Senator Hillary Rodham Clinton lined up with Senator John McCain, the presumptive Republican nominee for president, in endorsing a plan to suspend the federal excise tax on gasoline, 18.4 cents a gallon, for the summer travel season. But Senator Barack Obama, Mrs. Clinton’s Democratic rival, spoke out firmly against the proposal, saying it would save consumers little and do nothing to curtail oil consumption and imports.Politically, it seems like an odd moment for Obama to eschew a cheap pander (somewhere, Paul Tsongas is smiling), but on the substance he is right, as Dean Baker explains:
Actually, almost all economists would agree that the tax cut proposed by Senators Clinton and McCain would save consumers nothing. With the supply of gas largely fixed by the capacity of the oil industry (they claim to be running their refineries at full capacity), the price will not change in response to the elimination of the tax. The only difference will be that money that used to go to the government in tax revenues will instead go to the oil industry as higher profits.As Baker notes, the public is ill-served by coverage that fails to make clear the impact (or lack thereof) of this proposal.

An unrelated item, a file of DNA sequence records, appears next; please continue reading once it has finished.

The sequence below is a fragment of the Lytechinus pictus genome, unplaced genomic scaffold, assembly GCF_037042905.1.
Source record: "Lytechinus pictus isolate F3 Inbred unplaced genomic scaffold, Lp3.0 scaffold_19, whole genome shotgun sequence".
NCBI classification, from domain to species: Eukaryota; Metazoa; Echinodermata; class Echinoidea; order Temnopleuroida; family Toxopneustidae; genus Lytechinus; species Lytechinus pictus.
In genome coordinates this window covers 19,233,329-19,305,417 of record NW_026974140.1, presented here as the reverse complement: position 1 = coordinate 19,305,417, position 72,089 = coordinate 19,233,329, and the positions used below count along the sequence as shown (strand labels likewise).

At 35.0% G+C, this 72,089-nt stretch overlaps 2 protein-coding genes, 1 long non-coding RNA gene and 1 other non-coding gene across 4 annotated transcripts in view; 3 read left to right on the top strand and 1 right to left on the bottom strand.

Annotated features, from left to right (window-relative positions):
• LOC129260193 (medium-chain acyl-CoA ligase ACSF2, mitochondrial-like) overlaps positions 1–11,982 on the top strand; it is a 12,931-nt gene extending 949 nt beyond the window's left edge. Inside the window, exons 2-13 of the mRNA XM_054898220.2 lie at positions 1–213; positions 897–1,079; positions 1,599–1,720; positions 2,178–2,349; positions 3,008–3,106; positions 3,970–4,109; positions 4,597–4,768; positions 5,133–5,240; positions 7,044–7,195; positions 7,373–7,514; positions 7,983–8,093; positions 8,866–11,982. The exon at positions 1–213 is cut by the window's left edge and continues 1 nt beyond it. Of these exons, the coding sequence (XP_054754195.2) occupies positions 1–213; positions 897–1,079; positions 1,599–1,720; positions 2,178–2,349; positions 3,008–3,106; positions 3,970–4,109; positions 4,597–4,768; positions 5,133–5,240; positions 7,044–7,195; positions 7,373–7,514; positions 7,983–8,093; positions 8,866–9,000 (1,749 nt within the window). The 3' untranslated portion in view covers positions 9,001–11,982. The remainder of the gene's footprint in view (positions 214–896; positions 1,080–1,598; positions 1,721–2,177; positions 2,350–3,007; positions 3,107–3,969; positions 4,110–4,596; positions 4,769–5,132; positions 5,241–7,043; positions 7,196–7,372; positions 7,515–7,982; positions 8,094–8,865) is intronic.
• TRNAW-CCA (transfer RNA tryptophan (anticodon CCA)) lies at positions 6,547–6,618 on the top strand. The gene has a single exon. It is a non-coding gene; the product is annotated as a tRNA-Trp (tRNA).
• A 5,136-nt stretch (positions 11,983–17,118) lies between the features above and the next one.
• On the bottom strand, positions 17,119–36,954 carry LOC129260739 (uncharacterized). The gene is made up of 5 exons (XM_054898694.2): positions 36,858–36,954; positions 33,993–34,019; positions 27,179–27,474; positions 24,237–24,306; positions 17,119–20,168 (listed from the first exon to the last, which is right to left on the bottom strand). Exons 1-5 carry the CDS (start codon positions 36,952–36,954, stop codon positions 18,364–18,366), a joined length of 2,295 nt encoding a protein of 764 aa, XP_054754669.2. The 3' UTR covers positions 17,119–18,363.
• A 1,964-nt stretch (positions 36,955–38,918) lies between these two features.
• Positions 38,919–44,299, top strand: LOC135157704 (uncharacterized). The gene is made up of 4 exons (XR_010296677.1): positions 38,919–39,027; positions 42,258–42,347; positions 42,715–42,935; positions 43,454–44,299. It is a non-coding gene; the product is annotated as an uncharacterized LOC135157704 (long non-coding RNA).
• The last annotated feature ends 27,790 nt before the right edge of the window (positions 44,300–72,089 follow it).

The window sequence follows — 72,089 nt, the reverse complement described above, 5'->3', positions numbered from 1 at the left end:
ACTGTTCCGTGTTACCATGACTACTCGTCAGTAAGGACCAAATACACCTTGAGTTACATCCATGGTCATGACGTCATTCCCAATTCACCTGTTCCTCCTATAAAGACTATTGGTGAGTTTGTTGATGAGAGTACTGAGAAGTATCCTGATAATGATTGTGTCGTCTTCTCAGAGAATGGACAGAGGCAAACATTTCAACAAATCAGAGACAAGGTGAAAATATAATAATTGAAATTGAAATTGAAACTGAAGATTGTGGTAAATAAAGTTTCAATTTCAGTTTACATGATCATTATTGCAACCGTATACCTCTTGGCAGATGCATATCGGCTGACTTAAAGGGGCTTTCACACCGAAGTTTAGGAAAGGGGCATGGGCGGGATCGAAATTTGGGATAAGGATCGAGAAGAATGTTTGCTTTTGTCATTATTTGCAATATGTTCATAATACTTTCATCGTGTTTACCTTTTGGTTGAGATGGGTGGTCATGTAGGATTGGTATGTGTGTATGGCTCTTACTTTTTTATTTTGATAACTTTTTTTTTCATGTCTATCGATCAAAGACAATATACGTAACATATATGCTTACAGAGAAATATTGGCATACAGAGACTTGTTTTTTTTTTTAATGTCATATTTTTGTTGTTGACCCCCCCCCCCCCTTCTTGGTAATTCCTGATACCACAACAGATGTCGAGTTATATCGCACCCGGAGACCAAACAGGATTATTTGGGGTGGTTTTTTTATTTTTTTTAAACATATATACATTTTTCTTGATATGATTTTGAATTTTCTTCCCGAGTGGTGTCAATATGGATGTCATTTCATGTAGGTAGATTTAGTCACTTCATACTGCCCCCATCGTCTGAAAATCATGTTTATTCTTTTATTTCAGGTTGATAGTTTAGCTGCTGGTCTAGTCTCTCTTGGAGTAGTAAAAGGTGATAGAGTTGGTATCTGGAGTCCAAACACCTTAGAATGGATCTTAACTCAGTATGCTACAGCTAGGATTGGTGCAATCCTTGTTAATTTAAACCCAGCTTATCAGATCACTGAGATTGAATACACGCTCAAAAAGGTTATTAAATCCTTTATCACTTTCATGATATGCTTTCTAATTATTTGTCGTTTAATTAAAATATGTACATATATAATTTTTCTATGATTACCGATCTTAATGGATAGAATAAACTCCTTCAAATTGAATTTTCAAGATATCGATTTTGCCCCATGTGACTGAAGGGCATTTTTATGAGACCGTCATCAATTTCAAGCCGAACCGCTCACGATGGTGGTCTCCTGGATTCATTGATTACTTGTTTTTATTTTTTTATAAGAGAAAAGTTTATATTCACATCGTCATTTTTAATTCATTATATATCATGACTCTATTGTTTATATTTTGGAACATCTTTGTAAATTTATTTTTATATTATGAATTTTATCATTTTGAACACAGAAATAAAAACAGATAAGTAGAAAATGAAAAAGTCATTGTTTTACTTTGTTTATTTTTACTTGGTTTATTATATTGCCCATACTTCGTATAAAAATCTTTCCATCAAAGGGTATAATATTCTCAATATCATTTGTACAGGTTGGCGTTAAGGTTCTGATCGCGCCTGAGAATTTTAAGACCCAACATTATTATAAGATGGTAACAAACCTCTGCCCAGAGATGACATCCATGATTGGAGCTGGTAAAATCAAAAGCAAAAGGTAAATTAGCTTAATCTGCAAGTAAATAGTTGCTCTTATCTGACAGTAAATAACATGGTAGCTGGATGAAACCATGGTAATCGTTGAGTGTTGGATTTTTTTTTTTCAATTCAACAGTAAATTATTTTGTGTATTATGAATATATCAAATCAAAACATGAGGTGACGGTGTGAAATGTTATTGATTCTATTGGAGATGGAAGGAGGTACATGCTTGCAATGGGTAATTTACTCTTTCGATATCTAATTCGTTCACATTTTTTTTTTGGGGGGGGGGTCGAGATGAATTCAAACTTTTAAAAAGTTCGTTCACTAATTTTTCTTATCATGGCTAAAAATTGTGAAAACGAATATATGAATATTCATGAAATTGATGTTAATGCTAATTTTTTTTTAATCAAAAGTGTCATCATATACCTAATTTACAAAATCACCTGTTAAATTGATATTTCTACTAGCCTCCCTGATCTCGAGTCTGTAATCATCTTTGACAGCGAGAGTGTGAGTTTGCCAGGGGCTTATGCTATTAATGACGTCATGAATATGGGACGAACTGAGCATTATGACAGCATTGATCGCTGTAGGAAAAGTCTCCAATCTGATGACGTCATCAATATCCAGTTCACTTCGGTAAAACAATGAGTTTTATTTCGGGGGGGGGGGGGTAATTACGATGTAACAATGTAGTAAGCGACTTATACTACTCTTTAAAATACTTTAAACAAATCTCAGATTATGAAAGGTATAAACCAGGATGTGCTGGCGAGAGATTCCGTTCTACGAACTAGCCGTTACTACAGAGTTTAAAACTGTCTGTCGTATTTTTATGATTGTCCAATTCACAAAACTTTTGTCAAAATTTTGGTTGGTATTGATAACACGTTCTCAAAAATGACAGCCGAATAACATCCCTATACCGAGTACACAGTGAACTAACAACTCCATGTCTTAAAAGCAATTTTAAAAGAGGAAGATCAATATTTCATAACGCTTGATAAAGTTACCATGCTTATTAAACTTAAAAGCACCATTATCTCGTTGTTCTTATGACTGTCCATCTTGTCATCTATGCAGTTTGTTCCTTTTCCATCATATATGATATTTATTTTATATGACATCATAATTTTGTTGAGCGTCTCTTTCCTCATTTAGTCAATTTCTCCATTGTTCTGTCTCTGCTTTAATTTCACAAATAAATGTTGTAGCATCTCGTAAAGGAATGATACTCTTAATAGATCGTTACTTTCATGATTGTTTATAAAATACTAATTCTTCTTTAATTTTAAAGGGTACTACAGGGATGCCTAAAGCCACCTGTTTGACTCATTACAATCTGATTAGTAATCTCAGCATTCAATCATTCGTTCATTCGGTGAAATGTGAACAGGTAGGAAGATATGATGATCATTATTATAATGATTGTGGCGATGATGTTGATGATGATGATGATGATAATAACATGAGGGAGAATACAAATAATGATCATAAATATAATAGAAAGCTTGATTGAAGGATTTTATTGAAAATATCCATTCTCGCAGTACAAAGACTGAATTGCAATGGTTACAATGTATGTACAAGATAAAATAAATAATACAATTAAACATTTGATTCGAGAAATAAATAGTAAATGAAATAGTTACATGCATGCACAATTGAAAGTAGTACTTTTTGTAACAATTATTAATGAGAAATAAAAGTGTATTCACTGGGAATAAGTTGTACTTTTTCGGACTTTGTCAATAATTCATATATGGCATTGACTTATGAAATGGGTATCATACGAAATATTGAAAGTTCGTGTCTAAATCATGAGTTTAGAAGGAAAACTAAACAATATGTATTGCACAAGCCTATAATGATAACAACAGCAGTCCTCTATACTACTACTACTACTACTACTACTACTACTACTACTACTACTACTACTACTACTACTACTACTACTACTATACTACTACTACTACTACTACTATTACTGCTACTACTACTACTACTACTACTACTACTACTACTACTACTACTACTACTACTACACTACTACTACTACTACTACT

The Tax Policy Center's Len Burman and Eric Toder are also critical. They write "unless the plan's aim is to boost short-term profits for petroleum refineries, the proposal makes no sense."
Update: More from the Washington Post's Fact Checker, Thomas Friedman, Howard Gleckman and Paul Krugman (who seems to have a hard time saying anything positive about Obama).
Update #2 (5/2): Apparently I'm not the only one having a Paul Tsongas flashback. Meanwhile, Clinton campaign official Howard Wolfson says: “There are times that a president will take a position that a broad support of quote-unquote experts agree with. And there are times they will take a position that quote-unquote experts do not agree with.” Ugh.